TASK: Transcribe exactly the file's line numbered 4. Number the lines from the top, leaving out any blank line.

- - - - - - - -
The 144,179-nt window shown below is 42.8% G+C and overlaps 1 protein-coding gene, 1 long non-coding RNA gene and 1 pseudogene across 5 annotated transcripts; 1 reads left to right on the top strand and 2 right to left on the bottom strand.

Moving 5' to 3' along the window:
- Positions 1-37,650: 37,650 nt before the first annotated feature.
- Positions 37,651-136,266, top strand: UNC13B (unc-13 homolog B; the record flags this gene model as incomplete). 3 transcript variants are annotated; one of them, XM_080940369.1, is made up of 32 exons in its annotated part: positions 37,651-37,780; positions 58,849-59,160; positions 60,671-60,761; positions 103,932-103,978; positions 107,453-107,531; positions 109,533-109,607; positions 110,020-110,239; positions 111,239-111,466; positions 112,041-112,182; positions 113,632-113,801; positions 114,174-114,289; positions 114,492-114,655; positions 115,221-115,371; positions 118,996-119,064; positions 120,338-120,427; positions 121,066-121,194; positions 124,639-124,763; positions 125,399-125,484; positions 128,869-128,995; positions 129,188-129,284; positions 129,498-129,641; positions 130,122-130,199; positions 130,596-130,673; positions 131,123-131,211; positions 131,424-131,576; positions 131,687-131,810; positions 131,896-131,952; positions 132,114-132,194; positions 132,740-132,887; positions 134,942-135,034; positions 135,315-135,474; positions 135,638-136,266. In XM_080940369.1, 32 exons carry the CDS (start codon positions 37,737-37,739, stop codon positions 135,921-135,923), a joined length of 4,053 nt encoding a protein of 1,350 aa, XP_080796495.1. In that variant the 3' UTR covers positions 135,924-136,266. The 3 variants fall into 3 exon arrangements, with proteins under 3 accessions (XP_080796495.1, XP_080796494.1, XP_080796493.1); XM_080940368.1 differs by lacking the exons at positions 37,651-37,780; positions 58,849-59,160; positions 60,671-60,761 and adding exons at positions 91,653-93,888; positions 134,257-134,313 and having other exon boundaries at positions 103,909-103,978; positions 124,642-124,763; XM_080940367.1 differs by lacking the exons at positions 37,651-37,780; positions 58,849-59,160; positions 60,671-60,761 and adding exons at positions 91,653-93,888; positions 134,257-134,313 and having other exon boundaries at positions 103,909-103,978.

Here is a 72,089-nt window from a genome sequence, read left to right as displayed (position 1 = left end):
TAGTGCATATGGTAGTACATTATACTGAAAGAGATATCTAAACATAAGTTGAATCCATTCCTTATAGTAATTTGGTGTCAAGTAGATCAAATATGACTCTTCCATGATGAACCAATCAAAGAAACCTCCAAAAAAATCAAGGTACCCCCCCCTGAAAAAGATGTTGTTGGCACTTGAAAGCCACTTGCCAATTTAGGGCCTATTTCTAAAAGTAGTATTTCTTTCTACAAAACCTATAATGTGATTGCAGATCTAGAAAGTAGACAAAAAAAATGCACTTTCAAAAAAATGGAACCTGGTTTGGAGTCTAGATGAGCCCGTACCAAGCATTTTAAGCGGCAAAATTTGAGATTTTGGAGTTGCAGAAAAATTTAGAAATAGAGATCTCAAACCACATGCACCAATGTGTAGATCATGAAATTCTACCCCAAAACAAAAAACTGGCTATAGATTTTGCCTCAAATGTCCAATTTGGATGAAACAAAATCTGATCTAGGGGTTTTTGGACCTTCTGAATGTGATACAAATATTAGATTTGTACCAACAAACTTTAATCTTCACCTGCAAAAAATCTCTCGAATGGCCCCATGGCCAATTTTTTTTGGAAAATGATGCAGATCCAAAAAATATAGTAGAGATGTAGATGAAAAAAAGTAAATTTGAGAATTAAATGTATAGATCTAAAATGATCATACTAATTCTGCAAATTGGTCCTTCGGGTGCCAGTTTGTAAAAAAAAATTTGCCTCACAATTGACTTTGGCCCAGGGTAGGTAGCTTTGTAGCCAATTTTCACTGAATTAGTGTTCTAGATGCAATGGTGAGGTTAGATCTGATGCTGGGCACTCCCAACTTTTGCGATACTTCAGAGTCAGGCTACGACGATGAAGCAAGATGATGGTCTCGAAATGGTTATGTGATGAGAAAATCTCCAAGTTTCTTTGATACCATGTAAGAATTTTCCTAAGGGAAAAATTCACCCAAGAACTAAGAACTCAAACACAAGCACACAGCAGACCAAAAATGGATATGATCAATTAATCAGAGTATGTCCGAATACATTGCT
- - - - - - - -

- Positions 37,651-136,266, top strand: UNC13B (unc-13 homolog B; the record flags this gene model as incomplete). 3 transcript variants are annotated; one of them, XM_080940369.1, is made up of 32 exons in its annotated part: positions 37,651-37,780; positions 58,849-59,160; positions 60,671-60,761; positions 103,932-103,978; positions 107,453-107,531; positions 109,533-109,607; positions 110,020-110,239; positions 111,239-111,466; positions 112,041-112,182; positions 113,632-113,801; positions 114,174-114,289; positions 114,492-114,655; positions 115,221-115,371; positions 118,996-119,064; positions 120,338-120,427; positions 121,066-121,194; positions 124,639-124,763; positions 125,399-125,484; positions 128,869-128,995; positions 129,188-129,284; positions 129,498-129,641; positions 130,122-130,199; positions 130,596-130,673; positions 131,123-131,211; positions 131,424-131,576; positions 131,687-131,810; positions 131,896-131,952; positions 132,114-132,194; positions 132,740-132,887; positions 134,942-135,034; positions 135,315-135,474; positions 135,638-136,266. In XM_080940369.1, 32 exons carry the CDS (start codon positions 37,737-37,739, stop codon positions 135,921-135,923), a joined length of 4,053 nt encoding a protein of 1,350 aa, XP_080796495.1. In that variant the 3' UTR covers positions 135,924-136,266. The 3 variants fall into 3 exon arrangements, with proteins under 3 accessions (XP_080796495.1, XP_080796494.1, XP_080796493.1); XM_080940368.1 differs by lacking the exons at positions 37,651-37,780; positions 58,849-59,160; positions 60,671-60,761 and adding exons at positions 91,653-93,888; positions 134,257-134,313 and having other exon boundaries at positions 103,909-103,978; positions 124,642-124,763; XM_080940367.1 differs by lacking the exons at positions 37,651-37,780; positions 58,849-59,160; positions 60,671-60,761 and adding exons at positions 91,653-93,888; positions 134,257-134,313 and having other exon boundaries at positions 103,909-103,978.